You have kept up with AdWords Best Practices, and your account now has about 30+ ad groups per campaign. Even though you have tried to be creative in your advert creation, the data insists that CTR is higher with bland ad text. Fine. With all these creative versions of ad text running around, you may not have the same ad in each ad group and don’t want to spend your time in Editor copy/pasting or Ctrl-dragging selected adverts to new ad groups. Then you have to double and triple check that every ad group has the proper landing page, and change the headlines. What a mess.
You can also do some of this work in Excel, but copy pasting and maybe some functions are still required. If you spend any time in AdWords editor at all, you know about the “Make Multiple Changes” feature.
If you are making bulk changes in Excel, your spreadsheet probably looks a little like this…
You know this method way too well if you just had a mini panic attack because I didn’t enable a filter before taking this screen shot 😉 What if it could be easier? Check out this spread sheet…
That’s right. The word ‘zinch’ is actually in my ad text. And you are correct. I did not add any Display or Destination URL. Why are there only 2 ads? Where are the rest of them? i.e, you’re thinking “You’re ridiculous, Jasmine. What do you think you’re doing?” Well, I’m about to make your life more efficient! You’ll thank me 🙂
In the next step, you’ll copy these two adverts and place them into the Add Multiple Text Ads pop up in AdWords Editor. In this window, they tell you that it’s completely optional to upload any URLs. But at least for me, I am always in the “get it done” mentality and don’t normally read those words above the text box.
After hitting submit, you should second check that your three columns align with what Editor thinks you are doing. If it sends you straight through to the “Finish & Review Changes” screen, click Back and double check that your headline is actually in the headline column.
AdWords Editor will automatically fill in your Display and Destination URLs! This handy feature that no one talks about will add probably about 20 minutes to your life if you aren’t doing it this way already.
However, now that you’ve bulk added to several ad groups, you’ll need to change that word I added in earlier. I found ‘Zinch’ was better than a letter for me, but of course you should use whatever works best for you. You can either select the ad group with your new adverts in it, or view the entire account and select just a few lines at a time. Right click and choose the option ‘Replace text in selected items.’ Then enter Zinch in the first field and whatever you are replacing it with in the replace field, in this case I will be switching it out for ‘Computer.’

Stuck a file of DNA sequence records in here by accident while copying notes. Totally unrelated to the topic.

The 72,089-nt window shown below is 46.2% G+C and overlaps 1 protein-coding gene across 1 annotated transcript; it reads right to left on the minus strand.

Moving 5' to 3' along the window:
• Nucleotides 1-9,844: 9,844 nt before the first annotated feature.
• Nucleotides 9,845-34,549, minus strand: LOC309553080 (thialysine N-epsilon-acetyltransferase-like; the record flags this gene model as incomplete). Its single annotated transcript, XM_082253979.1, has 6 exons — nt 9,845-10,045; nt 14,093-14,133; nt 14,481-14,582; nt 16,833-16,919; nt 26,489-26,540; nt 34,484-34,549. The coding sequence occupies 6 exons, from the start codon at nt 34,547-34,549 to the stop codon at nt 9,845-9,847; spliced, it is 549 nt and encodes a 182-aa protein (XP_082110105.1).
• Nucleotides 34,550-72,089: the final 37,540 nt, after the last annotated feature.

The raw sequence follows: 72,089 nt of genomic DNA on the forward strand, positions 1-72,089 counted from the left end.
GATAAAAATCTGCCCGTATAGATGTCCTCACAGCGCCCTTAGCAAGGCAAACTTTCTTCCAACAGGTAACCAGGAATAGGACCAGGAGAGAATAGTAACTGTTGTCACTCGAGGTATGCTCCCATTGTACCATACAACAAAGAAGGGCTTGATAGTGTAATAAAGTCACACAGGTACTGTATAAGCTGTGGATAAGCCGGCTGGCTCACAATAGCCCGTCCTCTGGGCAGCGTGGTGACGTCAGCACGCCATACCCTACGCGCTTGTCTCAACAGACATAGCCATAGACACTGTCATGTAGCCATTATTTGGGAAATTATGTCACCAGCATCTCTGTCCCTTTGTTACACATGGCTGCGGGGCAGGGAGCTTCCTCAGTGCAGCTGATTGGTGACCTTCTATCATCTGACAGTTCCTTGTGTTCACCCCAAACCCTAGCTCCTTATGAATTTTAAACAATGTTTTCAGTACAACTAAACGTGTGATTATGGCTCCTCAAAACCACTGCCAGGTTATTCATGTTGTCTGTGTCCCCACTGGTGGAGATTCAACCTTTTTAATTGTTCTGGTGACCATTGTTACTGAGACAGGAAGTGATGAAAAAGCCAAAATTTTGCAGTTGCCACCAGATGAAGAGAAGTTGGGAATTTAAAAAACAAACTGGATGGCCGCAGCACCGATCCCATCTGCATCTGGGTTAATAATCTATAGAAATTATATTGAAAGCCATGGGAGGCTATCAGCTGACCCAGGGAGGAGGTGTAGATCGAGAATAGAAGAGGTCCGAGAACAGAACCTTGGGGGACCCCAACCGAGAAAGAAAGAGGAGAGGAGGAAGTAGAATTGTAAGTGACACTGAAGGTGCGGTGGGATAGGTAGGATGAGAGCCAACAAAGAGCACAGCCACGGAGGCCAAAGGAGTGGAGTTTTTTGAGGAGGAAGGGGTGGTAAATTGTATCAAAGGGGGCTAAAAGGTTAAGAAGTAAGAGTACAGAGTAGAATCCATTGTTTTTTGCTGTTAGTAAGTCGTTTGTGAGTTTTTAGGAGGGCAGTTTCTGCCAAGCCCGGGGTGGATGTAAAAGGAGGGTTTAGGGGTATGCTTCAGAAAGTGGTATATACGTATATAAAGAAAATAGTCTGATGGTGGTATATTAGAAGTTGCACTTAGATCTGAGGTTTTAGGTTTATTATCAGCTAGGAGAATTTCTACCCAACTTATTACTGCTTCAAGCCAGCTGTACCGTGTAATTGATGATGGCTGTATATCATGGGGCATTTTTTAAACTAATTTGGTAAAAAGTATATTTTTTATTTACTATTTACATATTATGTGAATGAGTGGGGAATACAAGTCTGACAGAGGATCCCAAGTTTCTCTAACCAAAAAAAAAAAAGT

And Voila! Time saved! This is a great way to make yourself more efficient when using AdWords Editor, and free up more time for analyzing keywords and landing pages.
I’ve found this most beneficial for my client who sells boxes, which is originally where the word Zinch came from. I had keywords split out into numerous ad groups for optimal quality score and AdWords Best Practices purposes, and was generating the same ad text with different headers for each group of keywords with slightly varying landing pages. After finding out I could become more efficient at generating adtext, I knew I couldn’t be the only one who was having this problem.
By eliminating the complex Excel work, and two columns of data, you can sail smoothly through creating any new ads without worrying if the landing page is correct for that advert and re-doing all the work you’ve already done, aka becoming less efficient.
I’m eager to hear your thoughts on this shortcut and any others you use frequently.
Jasmine Aye works as a paid search marketer in the Seattle office of Distilled, an international SEO & PPC agency. You can find her on twitter @jazaye or head down in Excel.